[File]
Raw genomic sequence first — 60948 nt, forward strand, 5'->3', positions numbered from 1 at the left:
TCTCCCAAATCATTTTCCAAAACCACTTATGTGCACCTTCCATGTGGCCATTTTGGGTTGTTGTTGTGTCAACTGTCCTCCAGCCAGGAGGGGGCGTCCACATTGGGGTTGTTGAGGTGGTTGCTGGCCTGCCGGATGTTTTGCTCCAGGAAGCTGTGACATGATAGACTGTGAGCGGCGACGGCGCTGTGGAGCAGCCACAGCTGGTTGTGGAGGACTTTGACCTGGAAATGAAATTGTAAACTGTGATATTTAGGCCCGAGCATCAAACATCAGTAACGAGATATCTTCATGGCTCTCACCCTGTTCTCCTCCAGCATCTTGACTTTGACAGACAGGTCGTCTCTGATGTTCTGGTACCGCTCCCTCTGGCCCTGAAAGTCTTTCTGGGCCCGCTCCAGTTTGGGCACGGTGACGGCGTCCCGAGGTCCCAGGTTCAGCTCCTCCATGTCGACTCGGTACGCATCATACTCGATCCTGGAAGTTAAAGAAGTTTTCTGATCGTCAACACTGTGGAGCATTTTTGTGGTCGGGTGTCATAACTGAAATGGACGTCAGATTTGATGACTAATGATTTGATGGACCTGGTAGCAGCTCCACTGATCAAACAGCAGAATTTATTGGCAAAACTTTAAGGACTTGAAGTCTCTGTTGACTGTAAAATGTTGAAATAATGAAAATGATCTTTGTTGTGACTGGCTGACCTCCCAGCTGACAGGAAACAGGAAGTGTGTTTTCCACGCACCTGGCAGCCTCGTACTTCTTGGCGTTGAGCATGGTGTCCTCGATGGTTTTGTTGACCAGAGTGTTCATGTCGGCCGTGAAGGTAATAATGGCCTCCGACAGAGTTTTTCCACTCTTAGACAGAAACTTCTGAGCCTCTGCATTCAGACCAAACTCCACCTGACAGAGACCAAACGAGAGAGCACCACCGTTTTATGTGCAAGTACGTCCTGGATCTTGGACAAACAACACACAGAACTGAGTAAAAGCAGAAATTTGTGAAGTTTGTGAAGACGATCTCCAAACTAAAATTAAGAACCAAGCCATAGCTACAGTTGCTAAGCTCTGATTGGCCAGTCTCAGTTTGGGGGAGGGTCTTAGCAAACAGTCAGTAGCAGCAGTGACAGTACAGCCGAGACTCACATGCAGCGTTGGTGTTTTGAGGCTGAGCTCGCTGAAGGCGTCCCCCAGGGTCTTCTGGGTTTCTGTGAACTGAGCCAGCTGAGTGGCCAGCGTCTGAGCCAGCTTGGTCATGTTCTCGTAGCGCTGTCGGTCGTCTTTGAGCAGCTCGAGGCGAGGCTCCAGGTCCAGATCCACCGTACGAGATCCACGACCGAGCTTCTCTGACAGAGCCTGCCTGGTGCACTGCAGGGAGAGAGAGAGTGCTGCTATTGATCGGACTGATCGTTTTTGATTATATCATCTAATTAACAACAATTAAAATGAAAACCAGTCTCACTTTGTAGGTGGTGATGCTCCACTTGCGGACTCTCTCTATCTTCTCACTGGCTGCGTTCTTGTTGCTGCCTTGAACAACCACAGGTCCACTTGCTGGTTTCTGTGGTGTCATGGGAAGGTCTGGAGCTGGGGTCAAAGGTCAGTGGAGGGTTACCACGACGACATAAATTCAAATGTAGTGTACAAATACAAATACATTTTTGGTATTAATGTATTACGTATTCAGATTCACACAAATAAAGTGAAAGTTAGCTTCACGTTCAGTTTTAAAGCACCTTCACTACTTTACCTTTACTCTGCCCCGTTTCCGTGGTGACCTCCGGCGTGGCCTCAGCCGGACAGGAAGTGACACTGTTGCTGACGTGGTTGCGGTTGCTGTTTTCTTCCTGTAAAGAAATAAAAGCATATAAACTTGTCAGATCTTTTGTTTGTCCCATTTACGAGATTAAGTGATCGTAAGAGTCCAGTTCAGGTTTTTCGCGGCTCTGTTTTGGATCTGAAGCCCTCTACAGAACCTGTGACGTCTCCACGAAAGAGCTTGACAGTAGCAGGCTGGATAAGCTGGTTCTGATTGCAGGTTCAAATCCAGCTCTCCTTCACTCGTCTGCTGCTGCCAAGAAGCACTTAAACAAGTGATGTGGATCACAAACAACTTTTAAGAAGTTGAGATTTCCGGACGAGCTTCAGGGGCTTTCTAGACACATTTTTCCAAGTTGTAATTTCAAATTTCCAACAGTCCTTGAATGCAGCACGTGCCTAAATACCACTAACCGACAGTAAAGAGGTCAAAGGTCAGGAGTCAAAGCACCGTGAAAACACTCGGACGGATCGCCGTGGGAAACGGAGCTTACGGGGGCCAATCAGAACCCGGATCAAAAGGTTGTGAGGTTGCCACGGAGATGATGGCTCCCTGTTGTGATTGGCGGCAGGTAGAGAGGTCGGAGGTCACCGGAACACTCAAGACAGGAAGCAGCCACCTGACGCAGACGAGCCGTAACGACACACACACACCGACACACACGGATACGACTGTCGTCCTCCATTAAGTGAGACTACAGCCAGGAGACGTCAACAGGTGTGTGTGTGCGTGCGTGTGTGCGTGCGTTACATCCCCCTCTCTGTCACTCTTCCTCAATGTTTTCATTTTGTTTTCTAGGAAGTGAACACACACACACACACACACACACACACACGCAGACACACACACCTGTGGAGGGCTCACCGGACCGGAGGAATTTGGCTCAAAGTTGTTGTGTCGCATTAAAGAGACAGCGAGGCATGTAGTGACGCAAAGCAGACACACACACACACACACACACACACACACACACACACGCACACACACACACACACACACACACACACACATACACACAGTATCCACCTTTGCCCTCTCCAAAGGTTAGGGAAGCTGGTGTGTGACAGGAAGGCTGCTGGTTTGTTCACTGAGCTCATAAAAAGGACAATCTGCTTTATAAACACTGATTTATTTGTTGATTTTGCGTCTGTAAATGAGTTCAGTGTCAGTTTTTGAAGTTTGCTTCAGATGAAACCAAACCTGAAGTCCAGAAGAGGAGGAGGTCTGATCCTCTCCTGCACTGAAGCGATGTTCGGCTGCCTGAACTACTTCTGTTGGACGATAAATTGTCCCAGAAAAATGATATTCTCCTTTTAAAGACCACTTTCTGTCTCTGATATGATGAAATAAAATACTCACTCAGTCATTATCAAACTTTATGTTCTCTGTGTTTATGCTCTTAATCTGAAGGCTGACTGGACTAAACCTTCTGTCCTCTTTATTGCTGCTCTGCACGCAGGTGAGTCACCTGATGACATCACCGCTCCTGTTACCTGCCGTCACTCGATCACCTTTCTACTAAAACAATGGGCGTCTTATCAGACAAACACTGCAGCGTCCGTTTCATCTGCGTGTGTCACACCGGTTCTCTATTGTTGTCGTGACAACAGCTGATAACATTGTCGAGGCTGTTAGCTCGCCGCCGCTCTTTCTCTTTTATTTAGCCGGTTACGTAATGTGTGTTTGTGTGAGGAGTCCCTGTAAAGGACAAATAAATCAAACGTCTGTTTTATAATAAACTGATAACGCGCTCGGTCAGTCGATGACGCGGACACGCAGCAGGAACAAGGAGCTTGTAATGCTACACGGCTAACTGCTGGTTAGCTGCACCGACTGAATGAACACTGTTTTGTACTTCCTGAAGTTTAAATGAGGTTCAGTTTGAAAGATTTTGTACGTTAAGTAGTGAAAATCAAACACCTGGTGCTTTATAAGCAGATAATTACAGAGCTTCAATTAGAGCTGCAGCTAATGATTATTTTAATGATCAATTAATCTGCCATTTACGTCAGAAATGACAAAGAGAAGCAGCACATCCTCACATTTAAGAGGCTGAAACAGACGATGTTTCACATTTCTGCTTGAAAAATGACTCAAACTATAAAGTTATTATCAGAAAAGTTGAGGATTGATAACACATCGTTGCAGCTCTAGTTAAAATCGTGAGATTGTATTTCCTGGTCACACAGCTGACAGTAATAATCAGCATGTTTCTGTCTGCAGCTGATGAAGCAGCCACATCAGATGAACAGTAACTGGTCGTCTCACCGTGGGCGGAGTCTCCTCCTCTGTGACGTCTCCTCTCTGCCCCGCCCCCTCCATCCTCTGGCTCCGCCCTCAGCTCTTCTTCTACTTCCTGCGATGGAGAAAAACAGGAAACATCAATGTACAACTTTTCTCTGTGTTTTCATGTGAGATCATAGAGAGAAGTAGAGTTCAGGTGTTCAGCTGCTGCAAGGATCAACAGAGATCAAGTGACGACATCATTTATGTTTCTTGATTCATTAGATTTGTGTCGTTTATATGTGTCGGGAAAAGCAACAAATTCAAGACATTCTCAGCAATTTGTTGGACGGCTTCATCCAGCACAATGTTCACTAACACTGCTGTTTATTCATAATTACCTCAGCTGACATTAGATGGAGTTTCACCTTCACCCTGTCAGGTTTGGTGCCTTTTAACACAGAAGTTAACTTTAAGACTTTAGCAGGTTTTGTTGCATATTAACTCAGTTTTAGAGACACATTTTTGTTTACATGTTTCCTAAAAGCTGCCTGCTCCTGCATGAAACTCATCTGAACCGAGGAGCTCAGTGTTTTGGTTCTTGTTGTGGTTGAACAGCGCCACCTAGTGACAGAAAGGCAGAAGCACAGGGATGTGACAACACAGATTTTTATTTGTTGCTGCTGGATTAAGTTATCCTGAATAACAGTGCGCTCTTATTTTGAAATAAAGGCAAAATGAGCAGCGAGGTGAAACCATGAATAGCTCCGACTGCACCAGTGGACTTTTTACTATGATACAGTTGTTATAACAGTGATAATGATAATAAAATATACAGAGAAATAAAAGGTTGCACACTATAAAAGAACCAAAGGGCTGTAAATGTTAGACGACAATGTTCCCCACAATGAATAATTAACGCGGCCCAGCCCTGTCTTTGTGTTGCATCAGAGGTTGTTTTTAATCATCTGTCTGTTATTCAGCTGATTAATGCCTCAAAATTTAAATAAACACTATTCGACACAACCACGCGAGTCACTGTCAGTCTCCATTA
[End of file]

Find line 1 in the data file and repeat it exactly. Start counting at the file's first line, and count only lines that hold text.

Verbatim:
Raw genomic sequence first — 60948 nt, forward strand, 5'->3', positions numbered from 1 at the left: